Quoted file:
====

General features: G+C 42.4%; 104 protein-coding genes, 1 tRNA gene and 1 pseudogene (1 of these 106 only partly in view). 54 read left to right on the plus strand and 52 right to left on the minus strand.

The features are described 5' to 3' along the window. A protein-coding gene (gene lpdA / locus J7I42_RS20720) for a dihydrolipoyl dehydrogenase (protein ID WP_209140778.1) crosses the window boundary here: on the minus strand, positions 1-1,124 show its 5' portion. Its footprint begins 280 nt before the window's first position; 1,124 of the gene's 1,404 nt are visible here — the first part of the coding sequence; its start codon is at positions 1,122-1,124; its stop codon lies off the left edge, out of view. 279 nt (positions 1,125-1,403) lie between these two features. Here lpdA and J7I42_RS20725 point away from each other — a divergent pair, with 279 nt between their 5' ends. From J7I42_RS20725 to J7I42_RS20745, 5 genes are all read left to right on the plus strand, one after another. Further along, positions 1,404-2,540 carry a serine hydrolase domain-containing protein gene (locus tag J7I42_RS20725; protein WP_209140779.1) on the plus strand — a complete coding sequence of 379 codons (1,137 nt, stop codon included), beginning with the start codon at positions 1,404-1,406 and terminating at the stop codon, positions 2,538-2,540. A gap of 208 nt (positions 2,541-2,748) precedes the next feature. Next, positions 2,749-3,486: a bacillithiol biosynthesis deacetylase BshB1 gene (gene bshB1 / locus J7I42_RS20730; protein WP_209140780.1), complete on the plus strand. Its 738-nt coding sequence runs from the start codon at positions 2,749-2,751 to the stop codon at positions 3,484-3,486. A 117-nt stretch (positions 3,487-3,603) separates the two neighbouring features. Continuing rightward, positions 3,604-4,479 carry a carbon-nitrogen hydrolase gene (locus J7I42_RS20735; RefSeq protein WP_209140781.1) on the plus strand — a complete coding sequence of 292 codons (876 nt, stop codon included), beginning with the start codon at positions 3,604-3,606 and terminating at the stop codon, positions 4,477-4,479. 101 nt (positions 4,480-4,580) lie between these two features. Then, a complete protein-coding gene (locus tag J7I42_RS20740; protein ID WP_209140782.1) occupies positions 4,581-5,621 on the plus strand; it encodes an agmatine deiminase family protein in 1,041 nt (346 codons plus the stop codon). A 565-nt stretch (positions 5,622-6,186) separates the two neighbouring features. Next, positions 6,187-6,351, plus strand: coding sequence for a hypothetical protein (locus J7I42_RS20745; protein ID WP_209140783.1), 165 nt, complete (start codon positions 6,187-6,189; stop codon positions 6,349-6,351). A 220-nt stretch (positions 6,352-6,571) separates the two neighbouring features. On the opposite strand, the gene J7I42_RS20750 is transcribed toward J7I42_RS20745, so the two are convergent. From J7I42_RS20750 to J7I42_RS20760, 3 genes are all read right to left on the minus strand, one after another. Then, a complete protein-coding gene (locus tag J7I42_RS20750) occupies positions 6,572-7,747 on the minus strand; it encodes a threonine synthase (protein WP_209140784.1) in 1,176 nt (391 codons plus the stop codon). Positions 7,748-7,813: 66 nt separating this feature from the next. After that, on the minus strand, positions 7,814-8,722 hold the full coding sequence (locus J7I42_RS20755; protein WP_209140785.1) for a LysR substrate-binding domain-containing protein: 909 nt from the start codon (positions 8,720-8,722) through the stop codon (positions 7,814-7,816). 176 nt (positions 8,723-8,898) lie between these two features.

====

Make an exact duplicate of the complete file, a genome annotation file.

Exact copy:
General features: G+C 42.4%; 104 protein-coding genes, 1 tRNA gene and 1 pseudogene (1 of these 106 only partly in view). 54 read left to right on the plus strand and 52 right to left on the minus strand.

The features are described 5' to 3' along the window. A protein-coding gene (gene lpdA / locus J7I42_RS20720) for a dihydrolipoyl dehydrogenase (protein ID WP_209140778.1) crosses the window boundary here: on the minus strand, positions 1-1,124 show its 5' portion. Its footprint begins 280 nt before the window's first position; 1,124 of the gene's 1,404 nt are visible here — the first part of the coding sequence; its start codon is at positions 1,122-1,124; its stop codon lies off the left edge, out of view. 279 nt (positions 1,125-1,403) lie between these two features. Here lpdA and J7I42_RS20725 point away from each other — a divergent pair, with 279 nt between their 5' ends. From J7I42_RS20725 to J7I42_RS20745, 5 genes are all read left to right on the plus strand, one after another. Further along, positions 1,404-2,540 carry a serine hydrolase domain-containing protein gene (locus tag J7I42_RS20725; protein WP_209140779.1) on the plus strand — a complete coding sequence of 379 codons (1,137 nt, stop codon included), beginning with the start codon at positions 1,404-1,406 and terminating at the stop codon, positions 2,538-2,540. A gap of 208 nt (positions 2,541-2,748) precedes the next feature. Next, positions 2,749-3,486: a bacillithiol biosynthesis deacetylase BshB1 gene (gene bshB1 / locus J7I42_RS20730; protein WP_209140780.1), complete on the plus strand. Its 738-nt coding sequence runs from the start codon at positions 2,749-2,751 to the stop codon at positions 3,484-3,486. A 117-nt stretch (positions 3,487-3,603) separates the two neighbouring features. Continuing rightward, positions 3,604-4,479 carry a carbon-nitrogen hydrolase gene (locus J7I42_RS20735; RefSeq protein WP_209140781.1) on the plus strand — a complete coding sequence of 292 codons (876 nt, stop codon included), beginning with the start codon at positions 3,604-3,606 and terminating at the stop codon, positions 4,477-4,479. 101 nt (positions 4,480-4,580) lie between these two features. Then, a complete protein-coding gene (locus tag J7I42_RS20740; protein ID WP_209140782.1) occupies positions 4,581-5,621 on the plus strand; it encodes an agmatine deiminase family protein in 1,041 nt (346 codons plus the stop codon). A 565-nt stretch (positions 5,622-6,186) separates the two neighbouring features. Next, positions 6,187-6,351, plus strand: coding sequence for a hypothetical protein (locus J7I42_RS20745; protein ID WP_209140783.1), 165 nt, complete (start codon positions 6,187-6,189; stop codon positions 6,349-6,351). A 220-nt stretch (positions 6,352-6,571) separates the two neighbouring features. On the opposite strand, the gene J7I42_RS20750 is transcribed toward J7I42_RS20745, so the two are convergent. From J7I42_RS20750 to J7I42_RS20760, 3 genes are all read right to left on the minus strand, one after another. Then, a complete protein-coding gene (locus tag J7I42_RS20750) occupies positions 6,572-7,747 on the minus strand; it encodes a threonine synthase (protein WP_209140784.1) in 1,176 nt (391 codons plus the stop codon). Positions 7,748-7,813: 66 nt separating this feature from the next. After that, on the minus strand, positions 7,814-8,722 hold the full coding sequence (locus J7I42_RS20755; protein WP_209140785.1) for a LysR substrate-binding domain-containing protein: 909 nt from the start codon (positions 8,720-8,722) through the stop codon (positions 7,814-7,816). 176 nt (positions 8,723-8,898) lie between these two features.